The only thing to do when victory keeps eluding you is to ‘try and try again’, says double World One-Arm champion Reinard Schuhknecht.
The towering Vanderbijlpark golfer is targeting the Nedbank SA Disabled Golf Open as one of the most important titles on his schedule this season and will spearhead the home challenge in the 18th edition of SA disabled golf’s flagship event alongside four-time winner Daniel Slabbert at Zwartkop Country Club from 2-4 May.
“Since my first appearance in 2007, I’ve won the Junior Division, the Arm Amputee Division and finished in the top three a couple of times, but the title keeps eluding me,” says Schuhknecht.
“Not only do I have with Daniel and James Hourigan from South Africa and defending champion Josh Williams to contend with, but there are some big guns coming over from the States and Europe this year. Hopefully having so many rivals will be just the kick I need to get the monkey off my back.”
Schuhknecht spent the last two weeks playing the IGT Tour to get into competitive mode and surviving the cut in the ERPM Challenge last week was a great confidence booster.
“It felt great to keep pace with the pros and some of the top ranked amateurs in the country,” says Schuhknecht. “I haven’t competed for a while. I wanted to get the rust off and see where I stand and I came away feeling good about my game.
“My dream ultimately is to play the pro circuit. Guys like Chad Pfeiffer from the States and Manual de los Santos from Europe already made that transition and it’s going to be awesome to go up against them next week at Zwartkop. I didn’t play my best golf in the ERPM Challenge, but I managed to score well enough. Making my first cut against the pros really boosted my confidence.”
Fate dealt Schuhknecht a heavy blow at 14 years old, but he survived the shock of an 11,000 electric current. The amputation of his right arm didn’t deter him from realising his goals and dreams and he has become a shining example of true grit and an iron will to succeed despite adversity.
Schuhknecht certainly hasn’t had a problem converting form into success abroad. In fact, he has emerged as one of the brightest stars in South African disabled golf.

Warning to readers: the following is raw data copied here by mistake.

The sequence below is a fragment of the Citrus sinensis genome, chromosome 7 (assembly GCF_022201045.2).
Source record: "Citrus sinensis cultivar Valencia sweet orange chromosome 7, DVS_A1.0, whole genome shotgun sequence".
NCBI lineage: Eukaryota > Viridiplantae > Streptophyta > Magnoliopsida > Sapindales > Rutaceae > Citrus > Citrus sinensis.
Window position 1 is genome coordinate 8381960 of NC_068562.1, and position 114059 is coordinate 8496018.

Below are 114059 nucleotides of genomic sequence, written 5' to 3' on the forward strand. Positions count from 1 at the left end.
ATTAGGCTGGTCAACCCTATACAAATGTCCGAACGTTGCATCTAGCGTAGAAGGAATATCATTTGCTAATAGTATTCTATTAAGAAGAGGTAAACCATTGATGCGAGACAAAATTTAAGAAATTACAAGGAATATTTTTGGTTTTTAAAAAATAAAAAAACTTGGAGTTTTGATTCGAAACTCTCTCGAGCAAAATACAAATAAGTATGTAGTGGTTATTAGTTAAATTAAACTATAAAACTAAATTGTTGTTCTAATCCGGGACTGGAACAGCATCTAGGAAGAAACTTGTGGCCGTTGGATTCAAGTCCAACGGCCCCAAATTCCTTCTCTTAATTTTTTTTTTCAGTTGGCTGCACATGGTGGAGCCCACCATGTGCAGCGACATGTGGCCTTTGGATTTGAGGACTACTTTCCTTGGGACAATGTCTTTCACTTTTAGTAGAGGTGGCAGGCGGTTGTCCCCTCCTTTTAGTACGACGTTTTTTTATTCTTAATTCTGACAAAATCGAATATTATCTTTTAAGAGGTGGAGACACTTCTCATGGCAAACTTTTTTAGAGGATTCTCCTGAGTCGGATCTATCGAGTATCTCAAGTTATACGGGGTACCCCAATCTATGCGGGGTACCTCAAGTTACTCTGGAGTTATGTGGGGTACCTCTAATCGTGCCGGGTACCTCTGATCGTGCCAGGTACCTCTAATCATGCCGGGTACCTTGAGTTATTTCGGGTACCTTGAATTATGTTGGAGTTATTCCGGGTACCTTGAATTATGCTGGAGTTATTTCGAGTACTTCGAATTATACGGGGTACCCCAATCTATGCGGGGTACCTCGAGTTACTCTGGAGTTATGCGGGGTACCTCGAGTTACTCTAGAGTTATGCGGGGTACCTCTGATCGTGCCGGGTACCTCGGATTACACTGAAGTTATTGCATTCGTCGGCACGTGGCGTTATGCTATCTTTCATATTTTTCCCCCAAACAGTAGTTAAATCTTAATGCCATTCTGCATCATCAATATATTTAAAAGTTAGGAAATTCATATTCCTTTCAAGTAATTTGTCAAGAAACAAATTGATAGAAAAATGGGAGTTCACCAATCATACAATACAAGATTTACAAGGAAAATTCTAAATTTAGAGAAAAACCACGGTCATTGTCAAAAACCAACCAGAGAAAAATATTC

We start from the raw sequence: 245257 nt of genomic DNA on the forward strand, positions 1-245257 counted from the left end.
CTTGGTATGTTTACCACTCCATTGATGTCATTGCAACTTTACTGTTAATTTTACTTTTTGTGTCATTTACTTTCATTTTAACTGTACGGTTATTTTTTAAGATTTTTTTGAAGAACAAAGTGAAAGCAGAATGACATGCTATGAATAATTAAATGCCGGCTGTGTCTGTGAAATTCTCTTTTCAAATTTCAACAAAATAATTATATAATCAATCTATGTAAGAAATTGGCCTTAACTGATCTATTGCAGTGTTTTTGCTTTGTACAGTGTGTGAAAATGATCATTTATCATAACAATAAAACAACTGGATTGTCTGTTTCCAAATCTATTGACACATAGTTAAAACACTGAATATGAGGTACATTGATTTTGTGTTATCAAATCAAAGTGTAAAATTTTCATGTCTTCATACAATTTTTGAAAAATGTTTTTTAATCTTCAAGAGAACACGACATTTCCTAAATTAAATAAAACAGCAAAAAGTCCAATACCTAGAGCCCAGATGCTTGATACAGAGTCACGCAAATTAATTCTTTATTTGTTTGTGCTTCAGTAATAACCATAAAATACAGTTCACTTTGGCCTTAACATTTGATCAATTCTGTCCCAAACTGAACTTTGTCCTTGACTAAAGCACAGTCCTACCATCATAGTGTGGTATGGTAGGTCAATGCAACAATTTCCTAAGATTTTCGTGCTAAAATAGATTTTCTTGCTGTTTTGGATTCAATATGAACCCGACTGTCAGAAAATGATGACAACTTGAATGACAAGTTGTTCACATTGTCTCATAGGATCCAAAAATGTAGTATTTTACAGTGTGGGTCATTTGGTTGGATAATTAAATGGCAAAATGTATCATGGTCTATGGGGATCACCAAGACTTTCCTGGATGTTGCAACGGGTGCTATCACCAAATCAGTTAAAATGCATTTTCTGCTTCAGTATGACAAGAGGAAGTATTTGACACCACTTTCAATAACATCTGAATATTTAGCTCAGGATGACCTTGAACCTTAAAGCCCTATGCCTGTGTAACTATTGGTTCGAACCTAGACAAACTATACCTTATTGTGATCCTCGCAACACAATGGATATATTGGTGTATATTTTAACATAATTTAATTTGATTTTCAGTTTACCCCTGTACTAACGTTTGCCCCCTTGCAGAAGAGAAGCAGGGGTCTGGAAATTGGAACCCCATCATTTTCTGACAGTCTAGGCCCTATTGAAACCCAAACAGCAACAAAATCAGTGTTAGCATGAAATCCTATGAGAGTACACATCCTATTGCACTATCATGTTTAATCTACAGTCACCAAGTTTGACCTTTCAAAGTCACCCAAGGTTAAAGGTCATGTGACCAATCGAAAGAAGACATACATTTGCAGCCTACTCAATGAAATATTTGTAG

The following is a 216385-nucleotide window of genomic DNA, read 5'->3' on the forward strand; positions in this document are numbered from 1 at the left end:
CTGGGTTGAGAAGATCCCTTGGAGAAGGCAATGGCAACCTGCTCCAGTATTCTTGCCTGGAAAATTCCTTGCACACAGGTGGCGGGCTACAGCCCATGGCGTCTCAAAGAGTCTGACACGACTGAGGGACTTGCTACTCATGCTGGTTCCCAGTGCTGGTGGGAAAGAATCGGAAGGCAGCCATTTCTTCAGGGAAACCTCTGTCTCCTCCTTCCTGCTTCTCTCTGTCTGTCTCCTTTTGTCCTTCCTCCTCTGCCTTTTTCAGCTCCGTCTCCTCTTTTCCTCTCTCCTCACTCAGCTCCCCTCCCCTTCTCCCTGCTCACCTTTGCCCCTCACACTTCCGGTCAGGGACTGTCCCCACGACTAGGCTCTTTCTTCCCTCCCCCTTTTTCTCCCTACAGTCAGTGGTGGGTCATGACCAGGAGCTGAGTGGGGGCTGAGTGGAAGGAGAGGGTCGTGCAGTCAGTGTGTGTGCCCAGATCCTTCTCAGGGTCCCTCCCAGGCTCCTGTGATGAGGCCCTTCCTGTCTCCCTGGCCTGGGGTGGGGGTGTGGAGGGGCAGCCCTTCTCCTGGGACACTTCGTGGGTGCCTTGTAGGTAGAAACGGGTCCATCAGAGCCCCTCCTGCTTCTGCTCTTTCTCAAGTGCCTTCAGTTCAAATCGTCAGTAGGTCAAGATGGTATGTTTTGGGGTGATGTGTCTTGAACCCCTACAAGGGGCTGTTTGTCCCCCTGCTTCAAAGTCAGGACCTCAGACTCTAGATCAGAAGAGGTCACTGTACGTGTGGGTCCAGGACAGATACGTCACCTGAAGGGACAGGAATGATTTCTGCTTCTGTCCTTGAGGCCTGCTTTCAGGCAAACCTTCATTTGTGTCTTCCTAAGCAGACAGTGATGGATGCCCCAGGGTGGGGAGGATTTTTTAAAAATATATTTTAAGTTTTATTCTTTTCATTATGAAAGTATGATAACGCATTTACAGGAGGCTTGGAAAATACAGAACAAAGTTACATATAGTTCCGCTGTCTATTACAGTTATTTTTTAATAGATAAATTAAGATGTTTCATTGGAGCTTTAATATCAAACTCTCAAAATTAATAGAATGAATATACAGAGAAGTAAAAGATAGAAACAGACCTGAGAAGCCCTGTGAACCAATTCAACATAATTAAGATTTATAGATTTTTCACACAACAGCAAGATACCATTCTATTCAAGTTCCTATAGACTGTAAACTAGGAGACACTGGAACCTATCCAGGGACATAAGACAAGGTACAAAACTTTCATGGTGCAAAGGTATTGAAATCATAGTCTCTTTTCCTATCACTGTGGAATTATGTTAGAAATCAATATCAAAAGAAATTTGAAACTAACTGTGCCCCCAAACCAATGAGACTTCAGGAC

In 2014, he won the World One-Arm Match Play Championship title and not only defended his title last year, but scored an unprecedented ‘double’ when he claimed the Stroke Play title as well.
He travelled to Spain where he collected the International Handisport / BGC Mallorca Open trophy and then the 24-year-old took on 40 of the best one-armed golfers from the United States and abroad in the North American One-Armed Golfers Association Championships, where he finished second in the Match Play and Stroke Play Championships.
Schuhknecht also performed very well at the Swedish Invitational in Bokskogen and in several Para-Longdrive Competitions held across the United States.
Off the golf course, he has excelled in wake boarding, completed a 900 km quad bike tour, earned certification in Padi, Nitroc and Advance Scuba Diving and qualified as a PGA Teaching Professional from the Golf Management Campus (previously called the Dale Hayes School of Excellence) in 2013.
Fear is certainly not a factor in this young gun’s life, so what does he believe stands in the way of success in the Nedbank SA Golf Disabled Open?
“I’ve gained a lot of experience competing abroad in the last two years, and with that experience came the confidence that I can win, but it’s different when you compete overseas,” he says.
“I know it sounds like it should be the other way around, but I feel less pressure on me when I compete abroad. No-one really expects you to excel and it’s pretty cool to surprise them. Here at home, everyone expects you to win.
“You also put a lot of pressure on yourself. I haven’t started well in the last couple of years and I was on the back-foot, playing catch-up. The international guys are going to take this year’s event to another level, so it’s good to know that the 15 students from the Golf Management Campus who are volunteering next week will have my back. I just need to bring the kind of form I take abroad and translate it to a strong start and then keep it going to the finish line.”